Support statement for Rhode Island hearing on H5250

Support H5250

To the members of the House Health & Human Services Committee:

We are writing in support of H5250 to create a legislative commission to make a study. We understand the proposed study would look at how laws affect people in the sex industry and to provide recommendations on the health and safety impact of revising such laws, on ways to reduce violence, trafficking and exploitation, to ensure accountability for those communities targeted by the police and more.

We see a tremendous benefit in establishing such a commission in Rhode Island. Our organization, the US PROStitutes Collective (US PROS), was part of a City Task Force in San Francisco that had a similar remit to your proposed commission. It turned out to be an incredible and useful community consultation bringing together different sectors to study and debate issues relating to sex work, and hear from sex workers themselves. This was in 1996 and the two-year long Task Force presented comprehensive recommendations to the city of San Francisco. The body of work produced has had a lasting impact and brought about significant gains particularly in relation to health and safety of sex workers.

One of the biggest grievances put forward by sex workers during the Task Force was the fear of arrest and prosecution when reporting violence to the police. Consequently most did not. It became a demand of our movement and sex workers organizations in San Francisco pressed for the City to take it up. US PROS was part of an effort that led to winning two policies called “Safety for Sex Workers” policies from the police and district attorney’s office. Both offices have agreed not to arrest and prosecute sex workers reporting violence.

Following the San Francisco policies, a bill was introduced into the California legislature called “Improving Sex Workers Health and Safety”. In addition to prohibiting the arrest and prosecution of individuals engaged in sex work when they come forward as a victim of or a witness to violent crime, the bill also proposed that the possession of condoms not be used as cause to arrest someone for sex work. The bill passed through the Senate and Assembly and was signed into law last year. Both the San Francisco policies and the law are major breakthroughs and we attribute them to the work of the Task Force for putting the issue on the public agenda.

We note mention in H5250 of a documented increase in exploitation and violence against people in the sex industry in Rhode Island since the passage of federal legislation FOSTA/SESTA. We support the study of the impact of this law and other laws, looking at how they undermine sex workers safety and health, as well as how criminalization of sex work disproportionately targets communities of color. Increasingly cities around the country, are making proposals to repeal because of racist enforcement particularly against Black women, immigrant, trans and other women of color. New York recently removed their loitering law, 91% of those arrested under the law were Black and Latinx people. The San Francisco Task Force looked at the high cost of enforcing prostitution laws and recommended that money should be better spent on resources and services to benefit the community ie. decriminalizing of sex work.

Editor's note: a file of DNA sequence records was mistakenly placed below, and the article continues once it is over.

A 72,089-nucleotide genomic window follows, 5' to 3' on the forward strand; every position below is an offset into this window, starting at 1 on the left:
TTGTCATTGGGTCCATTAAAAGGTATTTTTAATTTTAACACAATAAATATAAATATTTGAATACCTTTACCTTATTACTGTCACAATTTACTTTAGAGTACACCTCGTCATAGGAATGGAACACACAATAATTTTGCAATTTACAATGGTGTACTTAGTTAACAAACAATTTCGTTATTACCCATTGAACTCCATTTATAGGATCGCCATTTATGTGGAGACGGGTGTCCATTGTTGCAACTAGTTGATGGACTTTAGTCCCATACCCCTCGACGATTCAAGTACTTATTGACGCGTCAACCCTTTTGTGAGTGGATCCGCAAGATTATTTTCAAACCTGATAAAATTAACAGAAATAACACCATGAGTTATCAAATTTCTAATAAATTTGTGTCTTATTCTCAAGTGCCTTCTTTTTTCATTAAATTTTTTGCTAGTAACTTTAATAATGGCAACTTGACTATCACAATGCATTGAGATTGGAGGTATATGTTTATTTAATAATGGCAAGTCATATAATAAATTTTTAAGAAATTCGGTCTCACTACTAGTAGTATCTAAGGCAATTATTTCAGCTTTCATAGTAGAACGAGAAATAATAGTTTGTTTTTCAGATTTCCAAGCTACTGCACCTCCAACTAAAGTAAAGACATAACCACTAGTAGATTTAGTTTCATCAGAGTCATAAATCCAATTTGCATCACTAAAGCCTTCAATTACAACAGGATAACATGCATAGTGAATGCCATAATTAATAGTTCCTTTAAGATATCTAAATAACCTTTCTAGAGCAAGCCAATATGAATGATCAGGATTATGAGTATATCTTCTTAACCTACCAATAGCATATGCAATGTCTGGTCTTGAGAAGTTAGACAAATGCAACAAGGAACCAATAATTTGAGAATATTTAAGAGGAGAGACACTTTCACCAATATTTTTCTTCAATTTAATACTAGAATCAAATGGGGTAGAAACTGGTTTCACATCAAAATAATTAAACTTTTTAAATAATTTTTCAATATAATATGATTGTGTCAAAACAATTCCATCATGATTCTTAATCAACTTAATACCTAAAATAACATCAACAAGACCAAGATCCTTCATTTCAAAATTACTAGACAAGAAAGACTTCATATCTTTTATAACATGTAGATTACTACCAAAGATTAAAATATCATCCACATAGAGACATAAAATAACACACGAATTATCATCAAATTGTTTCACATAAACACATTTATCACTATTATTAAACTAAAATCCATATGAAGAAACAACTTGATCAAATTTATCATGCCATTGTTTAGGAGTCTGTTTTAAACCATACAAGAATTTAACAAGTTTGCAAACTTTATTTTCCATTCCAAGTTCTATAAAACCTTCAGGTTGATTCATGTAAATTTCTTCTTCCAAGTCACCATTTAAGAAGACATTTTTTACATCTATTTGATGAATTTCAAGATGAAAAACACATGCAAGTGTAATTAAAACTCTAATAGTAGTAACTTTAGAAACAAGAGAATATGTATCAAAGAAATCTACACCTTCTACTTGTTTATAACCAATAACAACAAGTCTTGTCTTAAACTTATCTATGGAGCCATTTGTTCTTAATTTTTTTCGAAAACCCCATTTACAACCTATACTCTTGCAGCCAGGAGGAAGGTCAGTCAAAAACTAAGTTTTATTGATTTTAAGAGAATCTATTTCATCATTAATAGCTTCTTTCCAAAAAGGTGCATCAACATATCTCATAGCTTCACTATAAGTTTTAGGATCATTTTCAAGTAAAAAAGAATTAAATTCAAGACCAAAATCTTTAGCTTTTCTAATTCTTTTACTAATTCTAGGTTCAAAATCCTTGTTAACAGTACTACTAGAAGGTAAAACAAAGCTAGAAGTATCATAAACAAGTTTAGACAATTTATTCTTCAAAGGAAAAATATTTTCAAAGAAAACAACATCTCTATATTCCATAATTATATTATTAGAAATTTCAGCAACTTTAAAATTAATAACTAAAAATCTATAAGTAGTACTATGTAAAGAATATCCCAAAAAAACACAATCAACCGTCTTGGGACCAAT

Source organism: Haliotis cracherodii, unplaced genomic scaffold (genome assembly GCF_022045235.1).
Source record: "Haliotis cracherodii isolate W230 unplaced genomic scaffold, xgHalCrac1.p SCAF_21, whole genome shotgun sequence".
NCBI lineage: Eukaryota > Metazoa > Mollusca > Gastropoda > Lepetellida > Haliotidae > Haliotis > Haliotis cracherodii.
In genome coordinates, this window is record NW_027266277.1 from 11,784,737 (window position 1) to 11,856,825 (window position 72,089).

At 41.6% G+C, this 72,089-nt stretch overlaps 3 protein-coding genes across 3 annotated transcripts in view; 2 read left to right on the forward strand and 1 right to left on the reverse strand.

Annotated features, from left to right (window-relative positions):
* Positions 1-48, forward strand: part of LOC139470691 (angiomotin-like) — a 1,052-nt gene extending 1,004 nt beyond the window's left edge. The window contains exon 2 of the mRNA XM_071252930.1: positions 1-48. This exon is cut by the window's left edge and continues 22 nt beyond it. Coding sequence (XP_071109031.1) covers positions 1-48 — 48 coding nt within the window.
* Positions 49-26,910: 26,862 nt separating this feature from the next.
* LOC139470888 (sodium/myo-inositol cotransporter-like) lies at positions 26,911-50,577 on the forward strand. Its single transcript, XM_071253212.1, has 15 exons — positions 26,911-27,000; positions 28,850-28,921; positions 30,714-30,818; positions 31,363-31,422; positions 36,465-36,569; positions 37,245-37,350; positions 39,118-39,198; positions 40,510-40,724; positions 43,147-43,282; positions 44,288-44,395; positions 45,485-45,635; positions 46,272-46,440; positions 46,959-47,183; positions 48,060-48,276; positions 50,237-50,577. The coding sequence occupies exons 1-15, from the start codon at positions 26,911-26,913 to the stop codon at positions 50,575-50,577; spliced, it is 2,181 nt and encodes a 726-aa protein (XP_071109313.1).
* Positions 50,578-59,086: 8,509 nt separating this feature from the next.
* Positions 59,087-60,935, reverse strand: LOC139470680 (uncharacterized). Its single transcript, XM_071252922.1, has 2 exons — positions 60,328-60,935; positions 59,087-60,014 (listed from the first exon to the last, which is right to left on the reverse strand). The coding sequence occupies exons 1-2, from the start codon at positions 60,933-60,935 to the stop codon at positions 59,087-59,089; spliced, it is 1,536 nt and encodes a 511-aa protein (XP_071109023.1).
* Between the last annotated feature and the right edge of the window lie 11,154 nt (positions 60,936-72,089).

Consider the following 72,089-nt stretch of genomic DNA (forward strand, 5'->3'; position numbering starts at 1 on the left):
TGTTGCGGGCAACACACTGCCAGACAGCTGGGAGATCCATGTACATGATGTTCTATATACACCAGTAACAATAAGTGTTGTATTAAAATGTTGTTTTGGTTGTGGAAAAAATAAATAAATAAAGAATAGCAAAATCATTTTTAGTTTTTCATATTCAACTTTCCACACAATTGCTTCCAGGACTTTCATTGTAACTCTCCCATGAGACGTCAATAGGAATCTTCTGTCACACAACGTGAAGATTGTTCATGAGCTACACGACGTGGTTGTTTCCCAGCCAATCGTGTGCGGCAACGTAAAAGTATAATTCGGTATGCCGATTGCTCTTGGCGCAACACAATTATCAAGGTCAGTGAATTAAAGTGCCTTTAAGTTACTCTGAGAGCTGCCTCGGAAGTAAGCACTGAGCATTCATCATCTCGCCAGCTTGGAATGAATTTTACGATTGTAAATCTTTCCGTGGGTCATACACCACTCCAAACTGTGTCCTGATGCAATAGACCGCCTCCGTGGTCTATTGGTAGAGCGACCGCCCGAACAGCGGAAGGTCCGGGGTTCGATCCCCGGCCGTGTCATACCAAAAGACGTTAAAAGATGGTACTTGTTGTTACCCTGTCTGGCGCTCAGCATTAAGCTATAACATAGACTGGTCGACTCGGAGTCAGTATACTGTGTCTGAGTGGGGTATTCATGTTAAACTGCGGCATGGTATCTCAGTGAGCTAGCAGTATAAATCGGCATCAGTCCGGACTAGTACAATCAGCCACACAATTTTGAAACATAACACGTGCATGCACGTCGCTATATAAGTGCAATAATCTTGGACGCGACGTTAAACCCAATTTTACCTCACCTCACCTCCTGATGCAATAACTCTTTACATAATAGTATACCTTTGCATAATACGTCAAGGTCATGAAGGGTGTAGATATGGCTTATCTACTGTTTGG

This commission can be an opportunity to address health and safety issues that affect some of the most vulnerable among us. Poverty has massively increased and the numbers of women going into prostitution is also rising. 73% of the poor in the US are women and children. Most sex workers are mothers and many women work in prostitution to make ends meet and feed and clothe children. Black, Latinx and Native American children are most likely to live in poverty. Transgender and young people are also driven into prostitution due to poverty and discrimination.

The commission wouldn’t have to start from scratch. There has been significant research conducted by COYOTE RI on the safety and health impact of laws governing commercial sex, specifically related to violence, exploitation, stigma, and sexual health. In fact, some of this research was recently published in the ACLU’s recent research policy brief.

The health and safety of people involved in the sex industry should be a priority for legislators. Everyone should have the right to report violence, abuse, and exploitation without fear of arrest or retaliation. Policing sex workers shouldn’t be a priority for law enforcement.

US PROS is one of the longest standing sex worker organizations in the US. We are a multiracial network of sex workers and ex-sex workers, representing women from both the street and indoors. We urge you to support H5250.

US PROStitutes Collective

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